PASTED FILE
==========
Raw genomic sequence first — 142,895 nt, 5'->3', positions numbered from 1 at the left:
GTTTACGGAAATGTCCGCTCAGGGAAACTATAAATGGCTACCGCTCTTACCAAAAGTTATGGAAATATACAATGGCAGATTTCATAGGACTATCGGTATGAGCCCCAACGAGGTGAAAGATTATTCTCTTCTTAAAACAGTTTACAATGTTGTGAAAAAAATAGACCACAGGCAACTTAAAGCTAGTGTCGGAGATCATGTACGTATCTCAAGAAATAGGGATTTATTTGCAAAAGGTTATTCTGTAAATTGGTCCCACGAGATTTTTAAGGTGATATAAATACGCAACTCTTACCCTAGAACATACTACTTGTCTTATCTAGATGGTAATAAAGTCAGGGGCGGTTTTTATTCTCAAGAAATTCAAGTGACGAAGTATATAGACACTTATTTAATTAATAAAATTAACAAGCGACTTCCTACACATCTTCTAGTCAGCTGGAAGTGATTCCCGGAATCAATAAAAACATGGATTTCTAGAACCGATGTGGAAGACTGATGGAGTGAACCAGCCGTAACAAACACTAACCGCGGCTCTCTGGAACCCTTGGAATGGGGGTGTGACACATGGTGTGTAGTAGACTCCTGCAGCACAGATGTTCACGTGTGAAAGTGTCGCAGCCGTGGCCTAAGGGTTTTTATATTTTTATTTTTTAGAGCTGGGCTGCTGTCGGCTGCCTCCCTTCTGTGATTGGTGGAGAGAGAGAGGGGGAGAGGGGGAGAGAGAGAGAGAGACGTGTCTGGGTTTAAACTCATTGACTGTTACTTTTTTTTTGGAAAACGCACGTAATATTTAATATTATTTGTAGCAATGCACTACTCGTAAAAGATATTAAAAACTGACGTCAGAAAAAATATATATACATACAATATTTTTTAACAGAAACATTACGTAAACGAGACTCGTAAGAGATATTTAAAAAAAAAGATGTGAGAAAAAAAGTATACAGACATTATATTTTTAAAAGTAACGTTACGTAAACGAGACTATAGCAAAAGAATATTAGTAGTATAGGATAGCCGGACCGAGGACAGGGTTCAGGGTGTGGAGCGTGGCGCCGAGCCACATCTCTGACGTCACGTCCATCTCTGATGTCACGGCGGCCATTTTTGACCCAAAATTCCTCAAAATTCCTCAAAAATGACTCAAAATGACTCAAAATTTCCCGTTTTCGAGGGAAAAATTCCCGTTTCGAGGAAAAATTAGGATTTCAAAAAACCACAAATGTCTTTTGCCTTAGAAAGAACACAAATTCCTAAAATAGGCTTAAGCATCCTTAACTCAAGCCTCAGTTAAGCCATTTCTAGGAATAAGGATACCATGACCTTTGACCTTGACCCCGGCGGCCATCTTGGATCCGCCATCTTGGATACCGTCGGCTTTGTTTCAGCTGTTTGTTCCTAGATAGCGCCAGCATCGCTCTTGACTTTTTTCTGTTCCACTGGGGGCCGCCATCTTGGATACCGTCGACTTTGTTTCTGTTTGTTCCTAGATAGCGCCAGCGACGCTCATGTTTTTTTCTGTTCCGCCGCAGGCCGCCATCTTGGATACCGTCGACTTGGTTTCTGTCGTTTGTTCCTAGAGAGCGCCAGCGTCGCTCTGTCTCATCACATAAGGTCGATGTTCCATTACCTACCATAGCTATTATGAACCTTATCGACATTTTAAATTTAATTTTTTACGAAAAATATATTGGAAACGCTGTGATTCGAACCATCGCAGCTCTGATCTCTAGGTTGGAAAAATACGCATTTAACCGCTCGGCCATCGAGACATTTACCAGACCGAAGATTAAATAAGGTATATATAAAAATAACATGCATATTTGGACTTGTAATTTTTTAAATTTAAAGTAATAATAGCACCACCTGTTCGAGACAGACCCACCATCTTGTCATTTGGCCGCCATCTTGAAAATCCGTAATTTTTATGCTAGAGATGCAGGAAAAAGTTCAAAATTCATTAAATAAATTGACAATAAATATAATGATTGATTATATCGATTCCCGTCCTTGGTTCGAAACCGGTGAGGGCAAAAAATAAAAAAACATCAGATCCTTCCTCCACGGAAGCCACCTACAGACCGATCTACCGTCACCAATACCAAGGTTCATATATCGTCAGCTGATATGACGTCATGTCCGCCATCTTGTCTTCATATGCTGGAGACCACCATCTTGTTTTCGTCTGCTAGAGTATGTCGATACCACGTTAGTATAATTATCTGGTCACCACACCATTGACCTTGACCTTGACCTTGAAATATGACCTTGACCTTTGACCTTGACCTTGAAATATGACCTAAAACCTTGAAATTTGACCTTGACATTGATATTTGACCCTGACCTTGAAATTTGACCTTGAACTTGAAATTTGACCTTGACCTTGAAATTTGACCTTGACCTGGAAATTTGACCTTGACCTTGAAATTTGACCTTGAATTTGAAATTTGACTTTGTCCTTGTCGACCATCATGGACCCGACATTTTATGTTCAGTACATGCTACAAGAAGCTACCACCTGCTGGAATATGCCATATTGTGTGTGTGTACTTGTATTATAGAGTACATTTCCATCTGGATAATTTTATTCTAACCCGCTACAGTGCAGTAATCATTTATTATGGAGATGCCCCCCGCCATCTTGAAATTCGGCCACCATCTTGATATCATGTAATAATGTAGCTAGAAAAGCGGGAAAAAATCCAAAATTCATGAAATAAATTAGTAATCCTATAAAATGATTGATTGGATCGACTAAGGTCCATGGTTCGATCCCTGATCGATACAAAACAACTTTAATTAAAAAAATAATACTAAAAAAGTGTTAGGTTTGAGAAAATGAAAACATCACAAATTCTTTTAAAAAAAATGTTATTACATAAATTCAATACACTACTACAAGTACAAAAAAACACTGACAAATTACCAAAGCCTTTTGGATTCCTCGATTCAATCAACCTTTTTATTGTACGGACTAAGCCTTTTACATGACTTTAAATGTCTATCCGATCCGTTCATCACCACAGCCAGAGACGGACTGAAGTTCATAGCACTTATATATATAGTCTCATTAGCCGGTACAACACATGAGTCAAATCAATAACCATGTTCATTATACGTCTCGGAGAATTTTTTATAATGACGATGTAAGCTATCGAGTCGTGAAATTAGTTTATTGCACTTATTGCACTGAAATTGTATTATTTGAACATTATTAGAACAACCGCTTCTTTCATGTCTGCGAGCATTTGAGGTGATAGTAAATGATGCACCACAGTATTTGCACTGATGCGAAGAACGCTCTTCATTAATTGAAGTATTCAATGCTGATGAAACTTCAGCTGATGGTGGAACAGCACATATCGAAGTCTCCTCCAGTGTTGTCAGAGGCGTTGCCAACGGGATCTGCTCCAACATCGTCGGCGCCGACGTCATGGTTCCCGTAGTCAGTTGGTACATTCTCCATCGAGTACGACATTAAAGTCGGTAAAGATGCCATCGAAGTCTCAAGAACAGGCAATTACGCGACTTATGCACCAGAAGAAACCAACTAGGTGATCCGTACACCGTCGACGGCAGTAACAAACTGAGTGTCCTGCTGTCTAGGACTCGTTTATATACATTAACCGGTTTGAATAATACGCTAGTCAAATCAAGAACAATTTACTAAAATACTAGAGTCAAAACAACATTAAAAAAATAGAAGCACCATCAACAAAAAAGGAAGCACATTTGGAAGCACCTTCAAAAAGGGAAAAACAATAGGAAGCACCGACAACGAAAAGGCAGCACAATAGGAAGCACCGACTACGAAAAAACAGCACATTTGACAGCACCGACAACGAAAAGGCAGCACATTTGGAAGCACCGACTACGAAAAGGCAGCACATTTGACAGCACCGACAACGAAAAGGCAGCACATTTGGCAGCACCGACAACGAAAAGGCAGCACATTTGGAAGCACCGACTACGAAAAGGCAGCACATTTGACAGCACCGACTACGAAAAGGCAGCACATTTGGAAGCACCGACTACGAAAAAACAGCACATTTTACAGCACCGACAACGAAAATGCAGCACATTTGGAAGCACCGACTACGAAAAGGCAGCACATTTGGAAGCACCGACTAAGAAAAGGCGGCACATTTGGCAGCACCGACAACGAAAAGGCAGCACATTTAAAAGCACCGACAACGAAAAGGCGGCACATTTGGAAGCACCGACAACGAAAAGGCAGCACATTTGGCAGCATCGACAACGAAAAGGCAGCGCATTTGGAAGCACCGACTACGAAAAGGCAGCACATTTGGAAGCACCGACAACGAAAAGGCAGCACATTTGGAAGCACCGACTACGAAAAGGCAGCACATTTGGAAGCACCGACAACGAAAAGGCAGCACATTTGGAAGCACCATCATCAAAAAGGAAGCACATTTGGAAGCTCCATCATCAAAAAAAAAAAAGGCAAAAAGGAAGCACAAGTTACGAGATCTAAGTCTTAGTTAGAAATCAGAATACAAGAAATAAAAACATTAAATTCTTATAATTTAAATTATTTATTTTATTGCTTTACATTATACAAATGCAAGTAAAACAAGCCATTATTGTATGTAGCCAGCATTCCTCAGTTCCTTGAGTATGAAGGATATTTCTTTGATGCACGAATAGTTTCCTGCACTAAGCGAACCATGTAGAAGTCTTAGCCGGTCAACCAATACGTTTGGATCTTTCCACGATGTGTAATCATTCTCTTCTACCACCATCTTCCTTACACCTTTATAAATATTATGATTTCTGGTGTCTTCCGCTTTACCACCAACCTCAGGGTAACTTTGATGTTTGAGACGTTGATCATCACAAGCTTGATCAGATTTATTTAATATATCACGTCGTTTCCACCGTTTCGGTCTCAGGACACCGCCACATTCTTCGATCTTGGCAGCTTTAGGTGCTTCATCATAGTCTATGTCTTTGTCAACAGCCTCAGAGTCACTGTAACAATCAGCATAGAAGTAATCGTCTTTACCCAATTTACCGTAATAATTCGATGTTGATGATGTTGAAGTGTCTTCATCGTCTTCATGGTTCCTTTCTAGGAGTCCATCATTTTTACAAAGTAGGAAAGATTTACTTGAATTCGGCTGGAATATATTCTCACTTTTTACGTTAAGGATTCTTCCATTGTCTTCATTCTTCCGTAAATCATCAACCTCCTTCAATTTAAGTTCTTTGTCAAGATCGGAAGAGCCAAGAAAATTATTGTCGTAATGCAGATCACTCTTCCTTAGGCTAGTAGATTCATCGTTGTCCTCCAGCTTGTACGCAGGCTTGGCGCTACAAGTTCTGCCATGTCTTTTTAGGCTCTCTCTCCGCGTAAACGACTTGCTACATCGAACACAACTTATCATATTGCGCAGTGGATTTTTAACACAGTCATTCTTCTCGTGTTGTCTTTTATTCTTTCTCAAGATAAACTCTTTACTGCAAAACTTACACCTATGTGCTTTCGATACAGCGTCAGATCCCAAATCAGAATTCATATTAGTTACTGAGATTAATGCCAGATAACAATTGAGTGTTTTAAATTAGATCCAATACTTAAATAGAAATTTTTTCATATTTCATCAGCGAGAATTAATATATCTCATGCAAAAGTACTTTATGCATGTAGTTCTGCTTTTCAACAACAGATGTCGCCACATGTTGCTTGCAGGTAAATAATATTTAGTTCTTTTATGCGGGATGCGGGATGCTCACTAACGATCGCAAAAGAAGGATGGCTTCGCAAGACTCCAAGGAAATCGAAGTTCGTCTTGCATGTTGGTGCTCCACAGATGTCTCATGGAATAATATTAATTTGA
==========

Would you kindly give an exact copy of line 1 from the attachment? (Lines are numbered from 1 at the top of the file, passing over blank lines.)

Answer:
Raw genomic sequence first — 142,895 nt, 5'->3', positions numbered from 1 at the left: